Under a plea-bargain agreement, alleged drug kingpin Robert Bruce Dowdy 3rd has pleaded guilty to racketeering and tax evasion and federal prosecutors dropped several drug charges and one of money-laundering.Judge Frank A. Kaufman set sentencing for Dec. 13 after accepting Dowdy's plea yesterday. The maximum sentence Dowdy could receive is 21 years in jail and fines totaling $2.5 million.Dowdy, 36, of the 1700 block of Winford Road in northeast Baltimore, distributed wholesale quantities of heroin to local dealers, according to Assistant U.S. Attorney Katharine J. Armentrout.
NEWS
By Joe Mathews and Joe Mathews,SUN STAFF | September 8, 1996
After years of neglect, the air-filtration system at the long-dormant Monument Street Landfill in East Baltimore has been replaced, and the city has begun monitoring air and water near the landfill, officials said.The action came after the Maryland Department of Environment threatened the city last month with unspecified "enforcement action" if it did not replace carbon canisters used to treat methane and other gases rising from the landfill within 15 days.The 19 canisters were replaced between Aug. 21 and Aug. 23, the Department of Public Works said.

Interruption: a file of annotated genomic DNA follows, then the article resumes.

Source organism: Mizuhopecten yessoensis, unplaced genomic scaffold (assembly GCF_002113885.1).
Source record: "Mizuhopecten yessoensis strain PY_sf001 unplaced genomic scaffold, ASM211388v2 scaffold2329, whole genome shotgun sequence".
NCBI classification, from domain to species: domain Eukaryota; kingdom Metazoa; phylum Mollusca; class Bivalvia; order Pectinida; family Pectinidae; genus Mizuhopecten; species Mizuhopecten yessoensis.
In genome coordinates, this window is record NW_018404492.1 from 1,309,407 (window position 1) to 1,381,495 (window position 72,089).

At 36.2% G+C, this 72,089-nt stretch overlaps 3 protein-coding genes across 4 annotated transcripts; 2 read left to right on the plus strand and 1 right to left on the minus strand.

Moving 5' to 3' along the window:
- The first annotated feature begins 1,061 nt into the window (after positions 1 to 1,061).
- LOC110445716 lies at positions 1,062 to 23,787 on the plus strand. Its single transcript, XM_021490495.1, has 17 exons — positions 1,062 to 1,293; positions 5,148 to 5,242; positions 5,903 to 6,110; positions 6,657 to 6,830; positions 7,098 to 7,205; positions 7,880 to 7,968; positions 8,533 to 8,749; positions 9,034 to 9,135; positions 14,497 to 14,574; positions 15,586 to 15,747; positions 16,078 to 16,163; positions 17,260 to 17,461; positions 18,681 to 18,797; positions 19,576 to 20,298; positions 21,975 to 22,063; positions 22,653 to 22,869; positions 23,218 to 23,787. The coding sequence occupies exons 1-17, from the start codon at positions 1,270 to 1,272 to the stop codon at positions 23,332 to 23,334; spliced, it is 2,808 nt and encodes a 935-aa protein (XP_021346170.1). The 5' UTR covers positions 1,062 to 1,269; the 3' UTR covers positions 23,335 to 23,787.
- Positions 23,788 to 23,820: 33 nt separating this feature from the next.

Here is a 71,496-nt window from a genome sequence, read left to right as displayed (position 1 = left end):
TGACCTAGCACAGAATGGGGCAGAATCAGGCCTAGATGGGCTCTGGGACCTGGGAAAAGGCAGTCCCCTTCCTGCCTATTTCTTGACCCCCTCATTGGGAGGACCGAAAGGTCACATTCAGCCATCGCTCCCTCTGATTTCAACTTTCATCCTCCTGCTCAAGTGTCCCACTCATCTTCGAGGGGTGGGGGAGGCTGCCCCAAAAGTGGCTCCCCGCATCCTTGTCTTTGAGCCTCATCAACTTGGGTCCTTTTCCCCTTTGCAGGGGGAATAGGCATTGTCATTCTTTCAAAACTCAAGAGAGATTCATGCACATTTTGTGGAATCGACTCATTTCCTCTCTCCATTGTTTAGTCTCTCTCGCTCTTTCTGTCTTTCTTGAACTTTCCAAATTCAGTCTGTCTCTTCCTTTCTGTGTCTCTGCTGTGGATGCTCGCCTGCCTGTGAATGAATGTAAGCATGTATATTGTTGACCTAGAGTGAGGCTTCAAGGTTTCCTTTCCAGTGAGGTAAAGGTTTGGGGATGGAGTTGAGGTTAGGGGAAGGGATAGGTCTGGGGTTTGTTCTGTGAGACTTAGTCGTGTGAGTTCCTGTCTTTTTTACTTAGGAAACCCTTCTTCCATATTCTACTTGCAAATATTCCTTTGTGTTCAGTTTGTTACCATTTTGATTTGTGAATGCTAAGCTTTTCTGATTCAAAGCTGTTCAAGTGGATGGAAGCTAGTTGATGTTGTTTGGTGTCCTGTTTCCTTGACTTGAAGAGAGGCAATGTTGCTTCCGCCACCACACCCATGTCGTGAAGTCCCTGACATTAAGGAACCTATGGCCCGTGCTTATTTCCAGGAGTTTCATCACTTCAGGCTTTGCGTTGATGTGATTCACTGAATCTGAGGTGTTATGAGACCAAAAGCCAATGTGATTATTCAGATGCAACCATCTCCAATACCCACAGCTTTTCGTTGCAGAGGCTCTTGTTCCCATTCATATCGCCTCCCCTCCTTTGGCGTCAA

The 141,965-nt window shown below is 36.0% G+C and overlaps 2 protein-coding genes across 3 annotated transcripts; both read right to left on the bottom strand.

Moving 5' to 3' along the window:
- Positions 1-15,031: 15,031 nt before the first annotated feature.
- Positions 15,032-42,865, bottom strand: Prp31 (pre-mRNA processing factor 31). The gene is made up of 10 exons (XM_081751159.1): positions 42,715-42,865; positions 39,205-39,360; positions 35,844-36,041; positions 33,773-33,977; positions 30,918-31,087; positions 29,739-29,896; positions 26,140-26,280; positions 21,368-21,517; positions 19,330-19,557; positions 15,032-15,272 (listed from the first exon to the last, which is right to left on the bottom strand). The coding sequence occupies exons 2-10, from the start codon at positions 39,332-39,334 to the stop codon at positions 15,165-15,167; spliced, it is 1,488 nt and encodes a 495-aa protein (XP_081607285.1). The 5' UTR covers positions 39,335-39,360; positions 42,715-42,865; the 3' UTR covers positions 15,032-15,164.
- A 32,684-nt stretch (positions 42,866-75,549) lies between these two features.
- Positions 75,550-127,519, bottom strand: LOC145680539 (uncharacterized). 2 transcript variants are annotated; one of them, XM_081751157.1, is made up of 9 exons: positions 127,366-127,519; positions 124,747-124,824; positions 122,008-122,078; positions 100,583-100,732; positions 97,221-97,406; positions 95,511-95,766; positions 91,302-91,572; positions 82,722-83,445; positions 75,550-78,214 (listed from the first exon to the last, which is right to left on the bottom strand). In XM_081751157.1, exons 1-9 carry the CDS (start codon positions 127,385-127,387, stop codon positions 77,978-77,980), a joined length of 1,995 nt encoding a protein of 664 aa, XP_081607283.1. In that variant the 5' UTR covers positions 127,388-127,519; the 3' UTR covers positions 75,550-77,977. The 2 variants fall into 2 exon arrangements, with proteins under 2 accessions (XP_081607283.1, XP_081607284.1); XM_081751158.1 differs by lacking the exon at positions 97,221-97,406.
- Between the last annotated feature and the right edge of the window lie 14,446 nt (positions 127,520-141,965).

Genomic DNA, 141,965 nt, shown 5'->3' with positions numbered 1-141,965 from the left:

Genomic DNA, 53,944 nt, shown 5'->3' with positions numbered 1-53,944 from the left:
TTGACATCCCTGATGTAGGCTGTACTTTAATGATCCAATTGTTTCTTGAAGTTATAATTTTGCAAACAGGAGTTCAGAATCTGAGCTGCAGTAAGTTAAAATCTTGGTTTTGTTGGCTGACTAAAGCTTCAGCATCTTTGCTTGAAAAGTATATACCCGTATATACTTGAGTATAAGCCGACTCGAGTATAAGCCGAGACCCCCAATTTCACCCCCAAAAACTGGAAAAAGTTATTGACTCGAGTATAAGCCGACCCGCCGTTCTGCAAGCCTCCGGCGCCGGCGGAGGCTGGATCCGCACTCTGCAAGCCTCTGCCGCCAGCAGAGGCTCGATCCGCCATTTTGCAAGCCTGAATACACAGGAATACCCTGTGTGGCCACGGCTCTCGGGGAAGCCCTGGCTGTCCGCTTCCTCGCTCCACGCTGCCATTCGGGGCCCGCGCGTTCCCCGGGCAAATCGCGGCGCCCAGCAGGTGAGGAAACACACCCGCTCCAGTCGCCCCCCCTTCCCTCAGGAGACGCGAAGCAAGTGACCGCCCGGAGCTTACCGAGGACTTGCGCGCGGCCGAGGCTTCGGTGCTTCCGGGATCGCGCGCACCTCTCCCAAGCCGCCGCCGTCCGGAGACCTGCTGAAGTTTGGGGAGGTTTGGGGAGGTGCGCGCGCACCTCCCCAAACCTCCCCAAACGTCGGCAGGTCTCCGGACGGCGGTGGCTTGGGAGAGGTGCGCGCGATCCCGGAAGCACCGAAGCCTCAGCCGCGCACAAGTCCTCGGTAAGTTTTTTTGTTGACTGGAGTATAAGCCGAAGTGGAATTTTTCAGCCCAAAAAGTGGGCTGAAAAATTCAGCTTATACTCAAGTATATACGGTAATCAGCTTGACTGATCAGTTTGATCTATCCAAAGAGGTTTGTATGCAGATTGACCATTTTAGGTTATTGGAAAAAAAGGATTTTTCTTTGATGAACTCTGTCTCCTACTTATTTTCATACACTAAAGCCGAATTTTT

FEATURES
By Joe Graedon and Teresa Graedon, Ph.D. and Joe Graedon and Teresa Graedon, Ph.D.,King Features Syndicate | September 5, 1995
We're a family of snifflers and sneezers. Hay fever season is not a pretty sight. But we're preparing by changing filters and stocking up on effective medications.Hay fever is badly named, because it has nothing to do with hay and you don't run a fever. Instead, you just sneeze your nose red in response to ragweed pollen. For some folks, itchy red eyes are an additional torment.We are not alone. Over the next month millions will be miserable as pollen drifts invisibly throughout the environment.
FEATURES
By ROB KASPER | May 20, 1995